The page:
Your Guide to Golden Pavillion Kinkakuji (金閣寺)– In 3 Minutes!

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entrance to temple

As you stroll through a tree-lined passage and pass through the walls surrounding the outer gardens, you are soon greeted with the sight of a gold-coloured 3-storey pavilion. The reflection it makes in the waters of the pond surrounding it is an unforgettable sight, a golden twin of the pavilion reflected under the sun. Due to that, it is called ‘The Golden Pavillion’, but is better known by its Japanese name, Kinkakuji.

The Significance of Kinkakuji
kinkakuji temple golden Pavillion in japan

Kinkakuji is a Zen temple first built in 1397 and has burned down several times throughout the years. The current reconstruction, which is said to heavily resemble the original building, was built in 1955. Kinkakuji’s 3 floors were designed following 3 different architectural styles.
The first floor, The Chamber of Dharma Waters, emphasizes on open space and uses natural, unpainted wood and white plaster, in the shinden-zukuri style of Heian palaces. Its walls are made from shutters that can be raised, allowing views of statues of Shaka Buddha and Yoshimitsu, the original owner of Kinkakuji.
The second floor, The Tower of Sound Waves, has sliding wood doors and latticed windows, in the buke-zukuri style of samurai residences. Inside, there is a seated goddess of mercy, Kannon, surrounded by statues of the Four Heavenly Kings. Unfortunately the statues are not shown to public.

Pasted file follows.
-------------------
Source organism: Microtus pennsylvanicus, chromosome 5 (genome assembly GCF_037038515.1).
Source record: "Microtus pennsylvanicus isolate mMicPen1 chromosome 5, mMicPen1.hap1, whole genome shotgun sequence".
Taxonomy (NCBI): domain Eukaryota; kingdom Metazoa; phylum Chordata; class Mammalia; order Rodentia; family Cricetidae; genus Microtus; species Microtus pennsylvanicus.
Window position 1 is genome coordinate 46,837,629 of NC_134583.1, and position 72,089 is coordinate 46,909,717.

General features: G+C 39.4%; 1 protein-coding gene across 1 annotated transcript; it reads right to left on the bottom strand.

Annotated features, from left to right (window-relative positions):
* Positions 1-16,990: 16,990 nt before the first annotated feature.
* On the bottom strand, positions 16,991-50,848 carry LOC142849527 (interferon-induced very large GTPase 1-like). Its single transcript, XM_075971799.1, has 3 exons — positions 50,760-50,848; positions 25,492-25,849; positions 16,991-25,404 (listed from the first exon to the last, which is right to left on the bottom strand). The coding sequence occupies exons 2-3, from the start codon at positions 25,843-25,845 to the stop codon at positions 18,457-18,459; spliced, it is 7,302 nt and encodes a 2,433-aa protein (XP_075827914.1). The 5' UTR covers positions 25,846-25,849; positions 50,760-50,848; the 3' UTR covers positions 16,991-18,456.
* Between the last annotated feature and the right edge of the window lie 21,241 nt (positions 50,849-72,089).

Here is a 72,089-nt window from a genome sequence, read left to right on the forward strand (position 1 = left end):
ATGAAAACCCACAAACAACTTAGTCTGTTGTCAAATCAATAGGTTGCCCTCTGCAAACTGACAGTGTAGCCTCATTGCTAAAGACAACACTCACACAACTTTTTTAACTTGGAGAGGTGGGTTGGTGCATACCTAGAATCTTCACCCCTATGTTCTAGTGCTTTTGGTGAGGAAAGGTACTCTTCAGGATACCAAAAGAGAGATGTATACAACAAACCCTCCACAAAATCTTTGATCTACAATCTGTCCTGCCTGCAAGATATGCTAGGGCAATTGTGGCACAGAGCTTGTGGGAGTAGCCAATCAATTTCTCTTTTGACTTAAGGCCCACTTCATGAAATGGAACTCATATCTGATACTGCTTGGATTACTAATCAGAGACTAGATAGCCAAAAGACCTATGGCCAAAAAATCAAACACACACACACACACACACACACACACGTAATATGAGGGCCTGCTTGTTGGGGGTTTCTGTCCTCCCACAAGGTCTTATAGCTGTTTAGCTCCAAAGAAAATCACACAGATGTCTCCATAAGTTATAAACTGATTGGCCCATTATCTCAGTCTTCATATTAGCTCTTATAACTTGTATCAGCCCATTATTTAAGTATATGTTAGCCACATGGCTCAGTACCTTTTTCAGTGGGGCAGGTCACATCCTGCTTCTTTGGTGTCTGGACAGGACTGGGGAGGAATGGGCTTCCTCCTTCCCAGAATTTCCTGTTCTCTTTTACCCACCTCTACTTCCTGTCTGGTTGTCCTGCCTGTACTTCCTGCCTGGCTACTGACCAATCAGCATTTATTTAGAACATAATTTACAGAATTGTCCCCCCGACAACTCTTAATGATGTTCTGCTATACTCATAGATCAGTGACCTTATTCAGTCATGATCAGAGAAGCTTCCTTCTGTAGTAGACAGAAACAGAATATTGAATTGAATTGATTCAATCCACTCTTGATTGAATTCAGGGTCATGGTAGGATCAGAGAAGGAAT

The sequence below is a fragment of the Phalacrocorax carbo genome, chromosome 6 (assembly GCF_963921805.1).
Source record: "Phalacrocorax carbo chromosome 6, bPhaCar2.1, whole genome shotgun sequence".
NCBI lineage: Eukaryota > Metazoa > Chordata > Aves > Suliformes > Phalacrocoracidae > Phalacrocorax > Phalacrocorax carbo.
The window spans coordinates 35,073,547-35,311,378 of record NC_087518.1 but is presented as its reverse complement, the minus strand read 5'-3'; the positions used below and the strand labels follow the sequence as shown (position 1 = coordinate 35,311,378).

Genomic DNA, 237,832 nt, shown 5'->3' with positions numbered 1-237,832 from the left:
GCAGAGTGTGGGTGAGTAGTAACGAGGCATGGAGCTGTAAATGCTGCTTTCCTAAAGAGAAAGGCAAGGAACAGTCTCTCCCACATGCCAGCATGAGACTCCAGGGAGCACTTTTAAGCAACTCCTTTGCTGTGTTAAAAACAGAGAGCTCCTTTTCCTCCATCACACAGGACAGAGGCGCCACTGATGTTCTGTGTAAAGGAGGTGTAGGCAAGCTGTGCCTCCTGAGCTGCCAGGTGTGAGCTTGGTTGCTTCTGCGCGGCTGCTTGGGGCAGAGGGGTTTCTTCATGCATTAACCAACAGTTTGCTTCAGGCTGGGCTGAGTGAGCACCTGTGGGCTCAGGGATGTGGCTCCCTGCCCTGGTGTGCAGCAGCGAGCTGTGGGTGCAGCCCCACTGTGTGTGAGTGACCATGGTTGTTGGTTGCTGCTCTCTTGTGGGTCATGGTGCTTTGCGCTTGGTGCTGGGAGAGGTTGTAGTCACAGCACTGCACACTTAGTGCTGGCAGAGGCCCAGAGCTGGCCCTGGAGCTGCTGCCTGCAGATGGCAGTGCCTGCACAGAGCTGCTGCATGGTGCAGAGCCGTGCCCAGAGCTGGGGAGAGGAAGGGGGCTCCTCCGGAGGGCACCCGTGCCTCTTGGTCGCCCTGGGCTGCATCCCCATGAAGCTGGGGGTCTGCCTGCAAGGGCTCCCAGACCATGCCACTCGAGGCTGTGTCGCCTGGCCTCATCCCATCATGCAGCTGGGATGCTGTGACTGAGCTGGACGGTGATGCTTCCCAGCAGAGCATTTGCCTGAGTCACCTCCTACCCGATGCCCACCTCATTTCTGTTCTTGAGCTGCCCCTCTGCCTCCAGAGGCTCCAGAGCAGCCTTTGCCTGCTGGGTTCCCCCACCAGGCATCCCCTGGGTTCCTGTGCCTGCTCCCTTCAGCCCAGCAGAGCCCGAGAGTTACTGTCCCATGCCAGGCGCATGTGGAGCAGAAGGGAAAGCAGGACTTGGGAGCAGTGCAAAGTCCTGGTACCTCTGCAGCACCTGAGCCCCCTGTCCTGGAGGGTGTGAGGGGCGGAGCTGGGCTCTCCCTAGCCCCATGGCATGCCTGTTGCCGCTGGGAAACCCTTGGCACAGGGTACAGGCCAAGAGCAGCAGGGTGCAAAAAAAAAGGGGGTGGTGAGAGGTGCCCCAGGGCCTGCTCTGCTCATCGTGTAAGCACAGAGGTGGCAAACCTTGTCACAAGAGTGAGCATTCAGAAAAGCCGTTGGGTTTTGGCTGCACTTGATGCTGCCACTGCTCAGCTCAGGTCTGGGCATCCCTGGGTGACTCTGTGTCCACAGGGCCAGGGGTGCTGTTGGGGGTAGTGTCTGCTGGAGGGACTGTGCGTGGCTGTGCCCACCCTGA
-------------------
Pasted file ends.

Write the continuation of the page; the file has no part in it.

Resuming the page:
The third floor, Cupola of the Ultimate, is built in the style of a traditional Chinese Zen hall. The highlight is the gold leaf which covers both the inner and outer structure as well as the gold phoenix ornament at the pinnacle of the building.
What to Eat at Kinkakuji
Teahouse serving Japanese green tea and traditional Japanese snacks like mochi or senbei, shops selling snacks leading towards Kinkakuji, especially seasonally flavoured soft-serve ice-cream.
What to See at Kinkakuji

anmintaku pond in Kinkakuji-temple

Kinkakuji, views of Kinkakuji and the surroundings from atop the hill, Anmintaku Pond that is said to never dry up, statues that people throw coins at for luck, the head priest’s former living quarters, Sekkatei Teahouse, Fudo Hall.
What to Buy at Kinkakuji
Traditional Japanese snacks and souvenirs.

■How to Go to Kinkakuji
Kinkakuji is a 40 minute journey via direct Kyoto City Bus number 101 or 205 from Kyoto Station.
Alternately, you can take the Karasuma Subway Line to Kitaoji Station (15 minutes) and then a bus (10 minutes, bus number 101, 102, 204 or 205) to Kinkakuji.
■Official web site in English:-
■Live camera:
■Opening Hours and Fees of Kinkakuji
■Opening Hours: 9:00 to 17:00
■Closing Days: None
■Admission: 400 yen


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